About Horizon 2020 Advanced Materials, Manufacturing and Processing
Horizon 2020 for Advanced Materials, Manufacturing and Processing is focusing on R&D projects in new materials, bio- and nanotechnology and production. Through a successful application to this program companies can get:
- 1-5 MEUR to technology and product development
- IPR – Patent rights
- Network to project partners
- Access to new markets
- Technology and knowledge transfer
The aim of the program is to improve the European competitiveness and to create new jobs.
Possibilities with Horizon 2020 Advanced Materials, Manufacturing and Processing
The Horizon 2020 Advanced Materials, Manufacturing and Processing program delivers opportunities for both SME’s and large companies to cofinance their development of new technologies and the use of existing technologies in new a context. Therefore the program is also interesting for more conventional production companies and not only companies in advanced technology. The most important is that the company is facing a technology challenge or is having an idea to solve a technical problem. Horizon 2020 Advanced Materials, Manufacturing and Processing is both cofinancing research, development and demonstration activities.
The Horizon 2020 Advanced Materials, Manufacturing and Processing calls will be offered to projects within the following categories (see current calls below):
- Nanotechnologies, Advanced Materials and Production: Commercialisation of nanomaterials, healthcare, energy technologies and efficency, cross sector potentials (in e.g. creative industries, cultural heritage protection, critical material substitution, drinking water protection), etc.
- Biotechnology: Drivers for future innovation, industrial application, metagenomics etc.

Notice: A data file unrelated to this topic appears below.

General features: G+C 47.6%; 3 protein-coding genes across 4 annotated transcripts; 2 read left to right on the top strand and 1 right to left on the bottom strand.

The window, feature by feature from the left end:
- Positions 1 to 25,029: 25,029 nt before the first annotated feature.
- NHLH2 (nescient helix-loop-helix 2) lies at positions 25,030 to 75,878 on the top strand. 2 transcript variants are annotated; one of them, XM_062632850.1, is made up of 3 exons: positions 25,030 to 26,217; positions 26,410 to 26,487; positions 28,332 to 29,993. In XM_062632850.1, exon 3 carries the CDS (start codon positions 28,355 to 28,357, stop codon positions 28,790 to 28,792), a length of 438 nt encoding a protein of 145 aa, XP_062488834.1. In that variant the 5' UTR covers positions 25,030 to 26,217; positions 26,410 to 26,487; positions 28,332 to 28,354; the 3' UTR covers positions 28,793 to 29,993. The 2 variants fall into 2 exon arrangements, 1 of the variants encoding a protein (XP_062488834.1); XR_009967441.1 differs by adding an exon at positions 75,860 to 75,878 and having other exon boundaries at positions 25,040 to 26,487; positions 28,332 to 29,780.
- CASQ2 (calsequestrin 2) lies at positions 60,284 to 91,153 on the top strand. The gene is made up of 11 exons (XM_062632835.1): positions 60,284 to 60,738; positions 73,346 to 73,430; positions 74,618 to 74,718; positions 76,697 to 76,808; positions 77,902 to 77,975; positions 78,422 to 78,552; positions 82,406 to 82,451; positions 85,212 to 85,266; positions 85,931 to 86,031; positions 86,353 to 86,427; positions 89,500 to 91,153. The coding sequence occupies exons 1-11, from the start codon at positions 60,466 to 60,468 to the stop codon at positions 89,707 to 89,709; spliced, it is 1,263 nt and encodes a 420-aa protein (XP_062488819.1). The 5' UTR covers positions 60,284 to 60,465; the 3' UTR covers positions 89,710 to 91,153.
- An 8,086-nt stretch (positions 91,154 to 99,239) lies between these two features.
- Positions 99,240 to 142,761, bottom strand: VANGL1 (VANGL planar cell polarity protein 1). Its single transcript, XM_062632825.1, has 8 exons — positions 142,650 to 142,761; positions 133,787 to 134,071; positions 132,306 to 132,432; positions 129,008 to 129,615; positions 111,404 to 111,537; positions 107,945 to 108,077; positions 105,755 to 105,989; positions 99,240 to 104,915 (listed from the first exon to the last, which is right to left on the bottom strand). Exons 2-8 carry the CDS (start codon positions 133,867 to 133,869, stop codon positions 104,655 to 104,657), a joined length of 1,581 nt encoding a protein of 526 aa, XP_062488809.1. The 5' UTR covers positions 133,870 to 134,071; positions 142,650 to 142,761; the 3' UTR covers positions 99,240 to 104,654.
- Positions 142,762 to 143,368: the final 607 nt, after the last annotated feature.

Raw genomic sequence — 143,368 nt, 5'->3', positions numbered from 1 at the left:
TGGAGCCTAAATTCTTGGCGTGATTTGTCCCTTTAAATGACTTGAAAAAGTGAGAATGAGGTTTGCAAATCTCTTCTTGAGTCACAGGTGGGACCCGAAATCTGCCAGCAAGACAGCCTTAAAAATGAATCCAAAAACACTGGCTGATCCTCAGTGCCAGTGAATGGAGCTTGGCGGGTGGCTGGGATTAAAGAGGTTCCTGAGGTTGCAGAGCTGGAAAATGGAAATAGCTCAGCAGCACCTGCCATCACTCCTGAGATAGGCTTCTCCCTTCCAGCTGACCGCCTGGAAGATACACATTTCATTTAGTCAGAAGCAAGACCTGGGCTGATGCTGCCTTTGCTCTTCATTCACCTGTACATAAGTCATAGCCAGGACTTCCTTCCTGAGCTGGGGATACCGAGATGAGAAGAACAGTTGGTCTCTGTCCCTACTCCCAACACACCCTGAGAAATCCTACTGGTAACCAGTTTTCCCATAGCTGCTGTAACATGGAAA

- Factories of the Future
- Energy Efficient Buildings
- Sustainable Process Industries
Requirements for Horizon 2020 Advanced Materials, Manufacturing and Processing
There are a number of requirements that need to be met to be considered for Horizon 2020 Advanced Materials, Manufacturing and Processing:
- Innovation height – the product or technology needs to be novel and solve an European problem
- Large market potential or great socio-economic impact – minimum 100 MEUR over 5 years
- The project requires international cooperation
Below are the upcoming deadlines for Horizon 2020 Advanced Materials, Manufacturing and Processing. Expect 1-2 months for the proposal writing process.
Rapid changes in a production line require a significant flexibility of reconfiguration. Modular production equipment can create highly adaptable production lines to enable efficient production of small series tailored to customer demands.
Proposals are expected to start from existing test beds that are flexible enough to allow for the introduction of multiple modular process units.
Nano-enabled surfaces and membranes have a vast range of applications in final products across many industry sectors. The challenge is to enable a cost-effective and sustainable industrial upscaling and deployment of nano-enabled surface and membrane technologies, including thin film architecture, coating, surface structuration for improved properties, and nanostructured membrane's functionalities.
Proposals should focus on several areas such as the following: Open Innovation Test Beds should upgrade or develop materials facilities and make available to industry and interested parties, including SMEs, services for the design, development, testing, safety assessment, and upscaling of new nano-enabled surfaces and membranes.
Enterprises using and producing nanomaterials face a constant increase of requirements in regard to fast process and product quality control, regulatory compliance and quicker market introduction of high quality products. This calls for real-time measurements, necessitating process-adapted nanoscale metrology for the manufacturing industry.
Proposals should advance and establish nano-scale, multimodal and multi-scale materials characterisation tools and methods, allowing rapid and reliable high-resolution analyses.
Improved decision making for materials producers and product manufacturers needs an environment that gives fast access to information and thereby allows reacting to changing feedstock, markets and regulatory demands. This would need an open translation environment that translates a specific manufacturing challenge into a materials modelling workflow that provides knowledge to support optimal material and process design.
The translation environment should be one coherent and seamless system for optimised development of novel materials and products.